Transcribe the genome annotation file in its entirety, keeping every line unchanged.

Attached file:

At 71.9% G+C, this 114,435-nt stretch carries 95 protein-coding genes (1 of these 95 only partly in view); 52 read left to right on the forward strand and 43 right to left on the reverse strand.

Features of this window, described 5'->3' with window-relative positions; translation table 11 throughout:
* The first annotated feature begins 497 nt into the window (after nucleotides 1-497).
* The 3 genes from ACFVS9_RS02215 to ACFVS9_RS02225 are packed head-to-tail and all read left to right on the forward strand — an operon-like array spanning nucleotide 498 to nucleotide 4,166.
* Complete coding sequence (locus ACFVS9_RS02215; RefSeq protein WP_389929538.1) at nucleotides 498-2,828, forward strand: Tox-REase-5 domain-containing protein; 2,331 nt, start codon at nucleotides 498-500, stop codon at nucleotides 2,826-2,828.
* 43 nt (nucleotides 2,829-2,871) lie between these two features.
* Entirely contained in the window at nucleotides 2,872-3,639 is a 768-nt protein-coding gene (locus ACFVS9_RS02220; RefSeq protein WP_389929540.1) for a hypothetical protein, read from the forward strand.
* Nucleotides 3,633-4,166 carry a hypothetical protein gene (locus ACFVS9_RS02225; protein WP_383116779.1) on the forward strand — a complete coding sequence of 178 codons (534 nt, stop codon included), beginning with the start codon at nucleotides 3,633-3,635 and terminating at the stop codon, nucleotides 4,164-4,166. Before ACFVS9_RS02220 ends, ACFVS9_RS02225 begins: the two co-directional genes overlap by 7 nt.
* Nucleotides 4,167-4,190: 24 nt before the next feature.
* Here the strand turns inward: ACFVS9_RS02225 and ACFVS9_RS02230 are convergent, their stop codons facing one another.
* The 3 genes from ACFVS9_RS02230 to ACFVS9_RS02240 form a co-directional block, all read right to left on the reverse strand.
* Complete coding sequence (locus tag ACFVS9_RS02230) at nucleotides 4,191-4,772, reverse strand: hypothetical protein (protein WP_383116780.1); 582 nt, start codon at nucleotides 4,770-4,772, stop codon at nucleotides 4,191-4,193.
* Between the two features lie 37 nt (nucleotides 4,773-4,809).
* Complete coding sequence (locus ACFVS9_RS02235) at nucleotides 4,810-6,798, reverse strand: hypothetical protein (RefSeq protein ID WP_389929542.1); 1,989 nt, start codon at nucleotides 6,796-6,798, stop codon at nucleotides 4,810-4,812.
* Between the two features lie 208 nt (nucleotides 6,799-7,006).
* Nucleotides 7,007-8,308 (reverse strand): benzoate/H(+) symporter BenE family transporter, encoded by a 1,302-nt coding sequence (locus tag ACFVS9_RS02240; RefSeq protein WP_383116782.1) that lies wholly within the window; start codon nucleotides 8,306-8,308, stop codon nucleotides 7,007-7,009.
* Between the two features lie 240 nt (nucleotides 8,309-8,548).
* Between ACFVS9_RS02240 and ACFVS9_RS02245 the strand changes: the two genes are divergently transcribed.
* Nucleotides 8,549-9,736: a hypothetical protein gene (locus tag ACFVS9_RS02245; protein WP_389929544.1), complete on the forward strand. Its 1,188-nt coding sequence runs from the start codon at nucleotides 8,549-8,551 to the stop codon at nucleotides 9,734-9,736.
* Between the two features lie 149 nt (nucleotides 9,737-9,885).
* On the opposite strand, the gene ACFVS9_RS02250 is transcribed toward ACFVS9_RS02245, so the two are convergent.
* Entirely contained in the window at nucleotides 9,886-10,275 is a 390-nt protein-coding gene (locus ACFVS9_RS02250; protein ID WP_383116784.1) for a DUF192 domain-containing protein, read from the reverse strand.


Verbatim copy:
At 71.9% G+C, this 114,435-nt stretch carries 95 protein-coding genes (1 of these 95 only partly in view); 52 read left to right on the forward strand and 43 right to left on the reverse strand.

Features of this window, described 5'->3' with window-relative positions; translation table 11 throughout:
* The first annotated feature begins 497 nt into the window (after nucleotides 1-497).
* The 3 genes from ACFVS9_RS02215 to ACFVS9_RS02225 are packed head-to-tail and all read left to right on the forward strand — an operon-like array spanning nucleotide 498 to nucleotide 4,166.
* Complete coding sequence (locus ACFVS9_RS02215; RefSeq protein WP_389929538.1) at nucleotides 498-2,828, forward strand: Tox-REase-5 domain-containing protein; 2,331 nt, start codon at nucleotides 498-500, stop codon at nucleotides 2,826-2,828.
* 43 nt (nucleotides 2,829-2,871) lie between these two features.
* Entirely contained in the window at nucleotides 2,872-3,639 is a 768-nt protein-coding gene (locus ACFVS9_RS02220; RefSeq protein WP_389929540.1) for a hypothetical protein, read from the forward strand.
* Nucleotides 3,633-4,166 carry a hypothetical protein gene (locus ACFVS9_RS02225; protein WP_383116779.1) on the forward strand — a complete coding sequence of 178 codons (534 nt, stop codon included), beginning with the start codon at nucleotides 3,633-3,635 and terminating at the stop codon, nucleotides 4,164-4,166. Before ACFVS9_RS02220 ends, ACFVS9_RS02225 begins: the two co-directional genes overlap by 7 nt.
* Nucleotides 4,167-4,190: 24 nt before the next feature.
* Here the strand turns inward: ACFVS9_RS02225 and ACFVS9_RS02230 are convergent, their stop codons facing one another.
* The 3 genes from ACFVS9_RS02230 to ACFVS9_RS02240 form a co-directional block, all read right to left on the reverse strand.
* Complete coding sequence (locus tag ACFVS9_RS02230) at nucleotides 4,191-4,772, reverse strand: hypothetical protein (protein WP_383116780.1); 582 nt, start codon at nucleotides 4,770-4,772, stop codon at nucleotides 4,191-4,193.
* Between the two features lie 37 nt (nucleotides 4,773-4,809).
* Complete coding sequence (locus ACFVS9_RS02235) at nucleotides 4,810-6,798, reverse strand: hypothetical protein (RefSeq protein ID WP_389929542.1); 1,989 nt, start codon at nucleotides 6,796-6,798, stop codon at nucleotides 4,810-4,812.
* Between the two features lie 208 nt (nucleotides 6,799-7,006).
* Nucleotides 7,007-8,308 (reverse strand): benzoate/H(+) symporter BenE family transporter, encoded by a 1,302-nt coding sequence (locus tag ACFVS9_RS02240; RefSeq protein WP_383116782.1) that lies wholly within the window; start codon nucleotides 8,306-8,308, stop codon nucleotides 7,007-7,009.
* Between the two features lie 240 nt (nucleotides 8,309-8,548).
* Between ACFVS9_RS02240 and ACFVS9_RS02245 the strand changes: the two genes are divergently transcribed.
* Nucleotides 8,549-9,736: a hypothetical protein gene (locus tag ACFVS9_RS02245; protein WP_389929544.1), complete on the forward strand. Its 1,188-nt coding sequence runs from the start codon at nucleotides 8,549-8,551 to the stop codon at nucleotides 9,734-9,736.
* Between the two features lie 149 nt (nucleotides 9,737-9,885).
* On the opposite strand, the gene ACFVS9_RS02250 is transcribed toward ACFVS9_RS02245, so the two are convergent.
* Entirely contained in the window at nucleotides 9,886-10,275 is a 390-nt protein-coding gene (locus ACFVS9_RS02250; protein ID WP_383116784.1) for a DUF192 domain-containing protein, read from the reverse strand.